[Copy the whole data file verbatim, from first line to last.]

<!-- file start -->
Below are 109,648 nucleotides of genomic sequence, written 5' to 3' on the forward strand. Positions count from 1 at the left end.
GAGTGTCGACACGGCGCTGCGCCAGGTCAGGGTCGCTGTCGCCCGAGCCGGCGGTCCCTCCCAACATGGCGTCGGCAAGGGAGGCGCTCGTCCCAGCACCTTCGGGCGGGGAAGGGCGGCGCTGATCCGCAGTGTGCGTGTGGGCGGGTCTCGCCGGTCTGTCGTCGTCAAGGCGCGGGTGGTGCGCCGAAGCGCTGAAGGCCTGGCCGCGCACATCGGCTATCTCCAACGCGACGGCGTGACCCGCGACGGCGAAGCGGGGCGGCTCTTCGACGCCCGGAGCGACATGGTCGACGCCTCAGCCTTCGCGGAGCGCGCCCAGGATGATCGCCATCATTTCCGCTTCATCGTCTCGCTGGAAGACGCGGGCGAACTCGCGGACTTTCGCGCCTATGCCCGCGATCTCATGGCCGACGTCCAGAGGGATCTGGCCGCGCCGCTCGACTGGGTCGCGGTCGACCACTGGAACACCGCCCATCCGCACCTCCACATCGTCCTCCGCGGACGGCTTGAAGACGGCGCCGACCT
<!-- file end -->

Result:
Below are 109,648 nucleotides of genomic sequence, written 5' to 3' on the forward strand. Positions count from 1 at the left end.
GAGTGTCGACACGGCGCTGCGCCAGGTCAGGGTCGCTGTCGCCCGAGCCGGCGGTCCCTCCCAACATGGCGTCGGCAAGGGAGGCGCTCGTCCCAGCACCTTCGGGCGGGGAAGGGCGGCGCTGATCCGCAGTGTGCGTGTGGGCGGGTCTCGCCGGTCTGTCGTCGTCAAGGCGCGGGTGGTGCGCCGAAGCGCTGAAGGCCTGGCCGCGCACATCGGCTATCTCCAACGCGACGGCGTGACCCGCGACGGCGAAGCGGGGCGGCTCTTCGACGCCCGGAGCGACATGGTCGACGCCTCAGCCTTCGCGGAGCGCGCCCAGGATGATCGCCATCATTTCCGCTTCATCGTCTCGCTGGAAGACGCGGGCGAACTCGCGGACTTTCGCGCCTATGCCCGCGATCTCATGGCCGACGTCCAGAGGGATCTGGCCGCGCCGCTCGACTGGGTCGCGGTCGACCACTGGAACACCGCCCATCCGCACCTCCACATCGTCCTCCGCGGACGGCTTGAAGACGGCGCCGACCT